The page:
What’s missing here is the configuration, setup, provisioning, doc writing, black magic and/or prayer of setting up the software, hardware, and getting the code running that used to be the domain of the Systems Administrator.  In just a couple of years, deploying a web application has now become almost identical to deploying a desktop application – instead of an installer we’re using Git or Puppet/Chef. Instead of a customer’s computer we’re using a cloud platform or cloud server.

There’s plenty still to do on the networking side, but that’s headed in the same exact direction due to the same exact reasons: we want to be able to clearly define and programmatically execute the deployment of complex networks, just like we can with complex server offerings.

All of this falls under yet another buzzword: Dev/Ops.  Just like the cloud, we’re seeing this being adopted by smaller, nimbler organizations that are focused on web products, but the trend is clear, and there’s really no benefit in doing things the Old Way.  Even if you’re still running your own physical metal servers, you’re going to want to make sure that your own datacenter can leverage this type of workflow.  Now, the watchword to the development team is: it’s not done until I can one-click deploy it.

The laggards on this will be those industries that have regulatory or legal hurdles to overcome with using cloud services (read: healthcare) or the very large companies with services and technology that’s dozens of years old with no migration plan.

SysAdmins and future SysAdmins, you need to figure out where you’ll live in this new workflow.  Probably in the margins around monitoring or desktop support.  Possibly serving as the gatekeeper in a sort of “operations Q/A” role.  Expect small companies to have SysAdmin openings dry up over the next 5-10 years and get prepared.

Updated October 17: Hello Reddit/r/programming and Hacker News!  I wanted to take a few minutes and respond to a few themes that seemed to pop up in comments on HN and Reddit.

  1. I’m not saying Sysadminning is dead – just that the role is quickly changing.  Seems like a lot of people (anecdotally, many Sysadmins) thought I was saying the entire profession is dead.  Yes of course we’ll still need Sysadmins on some level, but the crucial difference is that for many areas of a business these needs will be less and much much different.
  2. Software development is changing too.  On complex deployments, developers can’t absolve themselves of the responsibility to design infrastructure considerations into the solution they’re building on the front end.  It’s a scary thought to think that organizations are out there that don’t have this level of partnership between ops and the devs.  This is why the puppet scripts should be written first and deployed on a test environment that’s identical in as many ways as possible to the ultimate operating environment (another benefit of using the cloud).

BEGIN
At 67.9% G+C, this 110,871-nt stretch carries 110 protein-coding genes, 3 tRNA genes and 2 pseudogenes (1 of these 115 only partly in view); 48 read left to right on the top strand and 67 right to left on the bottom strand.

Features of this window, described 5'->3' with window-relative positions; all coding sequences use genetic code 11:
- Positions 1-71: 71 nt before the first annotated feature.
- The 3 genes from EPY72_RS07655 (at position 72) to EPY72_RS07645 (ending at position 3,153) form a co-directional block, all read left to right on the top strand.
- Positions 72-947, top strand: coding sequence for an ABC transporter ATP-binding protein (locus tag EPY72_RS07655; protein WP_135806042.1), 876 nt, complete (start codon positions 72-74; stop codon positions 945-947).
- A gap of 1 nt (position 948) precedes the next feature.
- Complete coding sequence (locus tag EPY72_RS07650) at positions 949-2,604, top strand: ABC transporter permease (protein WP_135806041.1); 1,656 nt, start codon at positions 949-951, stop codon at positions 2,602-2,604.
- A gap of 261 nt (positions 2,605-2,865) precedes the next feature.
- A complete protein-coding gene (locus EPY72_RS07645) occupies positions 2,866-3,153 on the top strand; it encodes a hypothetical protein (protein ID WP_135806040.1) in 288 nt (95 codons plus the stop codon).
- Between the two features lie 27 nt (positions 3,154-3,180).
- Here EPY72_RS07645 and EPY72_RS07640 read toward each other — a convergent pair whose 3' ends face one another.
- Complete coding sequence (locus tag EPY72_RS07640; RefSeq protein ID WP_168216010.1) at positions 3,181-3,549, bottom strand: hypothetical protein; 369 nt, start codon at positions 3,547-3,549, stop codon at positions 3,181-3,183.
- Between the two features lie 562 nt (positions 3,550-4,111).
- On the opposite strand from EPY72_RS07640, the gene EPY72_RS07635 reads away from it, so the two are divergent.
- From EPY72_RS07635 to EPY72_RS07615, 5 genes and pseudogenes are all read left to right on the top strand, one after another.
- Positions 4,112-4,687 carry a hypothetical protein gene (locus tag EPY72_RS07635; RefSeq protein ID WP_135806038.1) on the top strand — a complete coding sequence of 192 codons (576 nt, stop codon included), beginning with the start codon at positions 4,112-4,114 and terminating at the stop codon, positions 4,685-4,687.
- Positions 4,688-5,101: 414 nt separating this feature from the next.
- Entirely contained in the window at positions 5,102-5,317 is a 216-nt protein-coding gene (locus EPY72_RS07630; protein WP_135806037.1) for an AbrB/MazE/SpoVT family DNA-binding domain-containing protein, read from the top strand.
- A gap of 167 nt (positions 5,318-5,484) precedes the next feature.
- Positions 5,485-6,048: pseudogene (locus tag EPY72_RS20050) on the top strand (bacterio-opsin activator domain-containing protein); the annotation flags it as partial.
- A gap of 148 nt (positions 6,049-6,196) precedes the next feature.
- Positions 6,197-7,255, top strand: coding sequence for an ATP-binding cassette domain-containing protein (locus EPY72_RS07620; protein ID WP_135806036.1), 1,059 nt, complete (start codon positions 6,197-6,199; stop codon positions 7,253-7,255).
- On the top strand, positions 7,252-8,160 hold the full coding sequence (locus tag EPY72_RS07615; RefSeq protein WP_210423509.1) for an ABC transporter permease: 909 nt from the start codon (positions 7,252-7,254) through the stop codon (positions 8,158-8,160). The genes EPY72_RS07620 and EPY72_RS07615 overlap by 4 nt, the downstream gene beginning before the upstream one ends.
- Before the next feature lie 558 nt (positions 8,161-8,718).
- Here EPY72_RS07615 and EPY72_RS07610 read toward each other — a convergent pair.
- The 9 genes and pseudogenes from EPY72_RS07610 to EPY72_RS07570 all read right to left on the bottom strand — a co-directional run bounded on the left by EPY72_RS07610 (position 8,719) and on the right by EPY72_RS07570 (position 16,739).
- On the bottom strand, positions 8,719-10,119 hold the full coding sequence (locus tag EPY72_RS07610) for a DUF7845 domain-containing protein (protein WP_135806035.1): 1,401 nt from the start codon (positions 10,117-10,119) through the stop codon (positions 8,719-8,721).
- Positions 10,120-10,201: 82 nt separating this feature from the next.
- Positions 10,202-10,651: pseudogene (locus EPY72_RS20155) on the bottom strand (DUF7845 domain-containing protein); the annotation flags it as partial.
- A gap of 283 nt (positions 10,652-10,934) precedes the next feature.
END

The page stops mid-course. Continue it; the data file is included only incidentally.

3. Of course, any more complex deployment will need devoted SysAdmins, but like I said above, the skillset and day-to-day job will be dramatically different when wrestling with hundreds of servers instead of dozens.  More and more programming will become the norm and more and more upfront input into the solution will be an absolute requirement.
  4. I received a very thoughtful email from a former SysAdmin of mine (previous company) who pointed out that the job is much more along “system integrator” lines now, and that the internal vs. external network distinction is essentially going away.  I agree.
  5. Whenever your’e generalizing, counter examples abound.  Sure big companies and certain computing environments will still do things the Old Way but I’d challenge readers to objectively think if most business decision makers really want to hire someone and run their email server internally or just pay Rackspace/Google/Whomever to do it and worry instead about their money-making applications.  Even those organizations that need their clusters in house will invest in tech that allows them to mimic cloud operations on their own bare metal infrastructure.
  6. A couple of amusing anecdotes – the comments on HN immediately became more positive after a well known commenter defended the post, and a Googler chimed in as well.  That’s when the upvotes really started coming it seems.  On Reddit, the story was quickly downvoted!  Most users chose either a “genius” or “idiot” assessment of the post.  No real middle ground.